Healthcare-Cost-Increase Rates Slowing
A new survey finds that projected cost increases for all types of medical plans are anticipated to decline by between 0.1 percent and 0.5 percent in 2014.
This drop continues a trend of slow, steady declines generally experienced since 2010, according to New York-based Buck Consultants' 28th National Health Care Trend Survey, which polled 126 insurers and administrators. In its analysis, Buck measured the projected annual increase in employer-provided healthcare benefit costs.
For example, employers offering preferred-provider organization plans are projected to see an 8.7 percent increase in 2014, compared to 9 percent increase last year, and 9.2 percent in 2012. Companies providing point-of-service plans figure to see a cost increase of 8.5 percent, versus 8.8 percent in 2013, and 9 percent in 2012. The cost of high-deductible health plans are anticipated to rise by 8.6 percent, compared to 9.1 percent in both 2013 and 2012.
"This may be a result of the economic slowdown and its impact on consumers' willingness to seek medical treatment," said Harvey Sobel, a Buck principal, consulting actuary and study co-author, in a statement. "Even though the decline is good news, most plan sponsors still find 8 percent to 9 percent cost increases unsustainable."
Benefit-Cost Hikes Coming?
In related news, New York-based Towers Watson finds the cost of providing employee-healthcare benefits has leveled off globally, but indicates a new round of increases may be on the horizon for employers.
The 2014 Towers Watson Global Medical Trends Survey polled 173 medical insurers in 58 countries, finding the cost of employee healthcare benefits is projected to increase by 8.3 percent globally in 2014, compared to a 7.9 percent increase last year, and a 7.7 percent spike in 2012. The smallest average increases are expected to continue throughout Europe, while average upticks in the Asia Pacific (9.3 percent) and the Middle East/Africa regions (10 percent) are projected to remain above worldwide averages.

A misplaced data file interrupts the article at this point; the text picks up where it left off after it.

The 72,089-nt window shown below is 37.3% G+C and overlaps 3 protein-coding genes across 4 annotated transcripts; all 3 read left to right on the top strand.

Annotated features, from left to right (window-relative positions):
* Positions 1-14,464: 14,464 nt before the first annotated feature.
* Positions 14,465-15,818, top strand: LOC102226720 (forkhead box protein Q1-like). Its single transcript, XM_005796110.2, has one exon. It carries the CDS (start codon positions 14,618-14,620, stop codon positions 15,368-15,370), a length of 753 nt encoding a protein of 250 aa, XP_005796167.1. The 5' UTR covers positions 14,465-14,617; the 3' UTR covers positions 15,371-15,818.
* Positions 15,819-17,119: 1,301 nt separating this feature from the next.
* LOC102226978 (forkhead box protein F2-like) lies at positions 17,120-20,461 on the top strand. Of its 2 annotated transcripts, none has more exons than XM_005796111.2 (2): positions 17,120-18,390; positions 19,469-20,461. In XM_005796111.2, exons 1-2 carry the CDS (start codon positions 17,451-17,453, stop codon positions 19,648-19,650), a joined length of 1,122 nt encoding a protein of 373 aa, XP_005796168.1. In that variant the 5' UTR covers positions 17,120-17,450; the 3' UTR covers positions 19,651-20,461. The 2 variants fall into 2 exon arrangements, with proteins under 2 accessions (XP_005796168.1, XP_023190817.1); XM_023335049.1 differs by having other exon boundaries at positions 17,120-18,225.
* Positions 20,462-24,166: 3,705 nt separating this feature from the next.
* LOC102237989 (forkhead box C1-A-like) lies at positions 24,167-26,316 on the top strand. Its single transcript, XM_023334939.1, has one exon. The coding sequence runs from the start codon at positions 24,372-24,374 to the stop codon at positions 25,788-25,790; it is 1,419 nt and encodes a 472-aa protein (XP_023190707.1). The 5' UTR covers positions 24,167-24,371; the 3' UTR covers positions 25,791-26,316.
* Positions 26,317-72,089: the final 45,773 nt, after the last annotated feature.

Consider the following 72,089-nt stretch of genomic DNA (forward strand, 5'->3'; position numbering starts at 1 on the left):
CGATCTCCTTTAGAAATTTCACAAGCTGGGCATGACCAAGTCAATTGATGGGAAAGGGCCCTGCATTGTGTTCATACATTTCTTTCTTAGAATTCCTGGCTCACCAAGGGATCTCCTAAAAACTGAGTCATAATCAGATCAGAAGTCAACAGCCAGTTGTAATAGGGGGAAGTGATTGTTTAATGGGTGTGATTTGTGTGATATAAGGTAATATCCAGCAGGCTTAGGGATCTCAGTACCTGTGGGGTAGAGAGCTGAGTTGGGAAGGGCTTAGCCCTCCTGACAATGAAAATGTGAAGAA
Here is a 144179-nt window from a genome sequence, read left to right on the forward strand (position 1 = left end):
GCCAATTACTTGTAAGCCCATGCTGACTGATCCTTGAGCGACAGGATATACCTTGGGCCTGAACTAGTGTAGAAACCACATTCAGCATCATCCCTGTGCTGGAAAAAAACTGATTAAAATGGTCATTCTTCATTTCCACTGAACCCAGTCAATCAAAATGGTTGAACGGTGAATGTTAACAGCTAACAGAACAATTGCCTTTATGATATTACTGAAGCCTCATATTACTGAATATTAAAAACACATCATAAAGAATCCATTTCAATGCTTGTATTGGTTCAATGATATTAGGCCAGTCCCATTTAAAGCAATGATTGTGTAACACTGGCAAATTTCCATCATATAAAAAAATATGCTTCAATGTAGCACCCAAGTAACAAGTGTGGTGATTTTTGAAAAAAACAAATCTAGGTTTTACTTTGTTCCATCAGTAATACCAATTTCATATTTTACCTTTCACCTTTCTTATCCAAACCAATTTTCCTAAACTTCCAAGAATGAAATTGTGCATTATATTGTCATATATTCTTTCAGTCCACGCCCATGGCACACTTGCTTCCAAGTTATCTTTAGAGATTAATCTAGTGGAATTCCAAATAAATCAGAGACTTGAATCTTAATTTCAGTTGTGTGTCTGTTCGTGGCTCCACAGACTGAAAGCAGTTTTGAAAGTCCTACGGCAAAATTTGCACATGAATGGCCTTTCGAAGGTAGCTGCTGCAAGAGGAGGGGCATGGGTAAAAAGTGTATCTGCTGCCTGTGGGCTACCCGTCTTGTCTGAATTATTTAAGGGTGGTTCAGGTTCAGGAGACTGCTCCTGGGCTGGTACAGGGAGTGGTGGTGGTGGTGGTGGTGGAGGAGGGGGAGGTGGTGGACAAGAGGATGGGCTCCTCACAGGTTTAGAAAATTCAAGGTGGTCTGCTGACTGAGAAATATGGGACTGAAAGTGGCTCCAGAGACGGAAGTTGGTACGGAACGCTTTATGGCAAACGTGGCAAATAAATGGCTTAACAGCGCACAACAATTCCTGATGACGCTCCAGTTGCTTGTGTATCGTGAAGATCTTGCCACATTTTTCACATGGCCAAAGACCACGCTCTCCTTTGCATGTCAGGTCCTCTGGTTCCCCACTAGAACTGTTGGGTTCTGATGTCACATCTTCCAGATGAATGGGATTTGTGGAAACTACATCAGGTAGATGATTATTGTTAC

According to the survey, more than half of insurers (55 percent) in all regions anticipate higher or significantly higher health costs over the next three years. Asia Pacific insurers are especially pessimistic, with more than two-thirds (69 percent) saying they expect costs in the next three years to be higher or significantly higher than current rates.
"While the cost of providing healthcare benefits to employees has stabilized over the past few years, controlling rising costs remains a significant concern for employers worldwide," according to Francis Coleman, director of international consulting at Towers Watson. "In fact, in all regions, health costs continue to rise at twice the rate of inflation. That's a major concern for employers, with many insurers projecting costs to again escalate in the coming years."
IRS Announces HSA-Inflation Adjustments
The Internal Revenue Service has announced the inflation-adjusted amounts for contributions, plan deductibles and out-of-pocket expenses for health-savings accounts for 2015.
Revenue Procedure 2014-30 sets the 2015 limits on HSA contributions at $3,350 for individuals with self-only coverage, and $6,650 for individuals with family coverage. To qualify for an HSA, an individual's coverage in a group health plan must be under a high-deductible health plan.
The guidance provides that, in 2015, HDHPs must have an annual deductible that is not less than $1,300 for self-only coverage, or $2,600 for family coverage. Annual out-of-pocket expenses cannot exceed $6,450 for self-only coverage or $12,900 for family coverage. For plan participants who are 55 or older by Dec. 31, 2015, the 2015 HSA catch-up contribution limit for 2015 remains $1,000.
DOL Publishes COBRA Notices
The U.S. Department of Labor has issued new COBRA-continuation coverage notices that contain provisions giving certain former employees, retirees, spouses, former spouses and dependent children the right to temporary continuation of health coverage at group rates. The coverage is only available when insurance is lost due to certain specific events.
The new notices provide information regarding the health-insurance marketplace as an alternative to COBRA coverage, special enrollment periods to enroll in health-insurance-marketplace coverage, changing from COBRA coverage to coverage in the marketplace, and factors for individuals to consider when selecting coverage options. The new model notices and more information regarding COBRA coverage are available at www.dol.gov/ebsa/COBRA.html.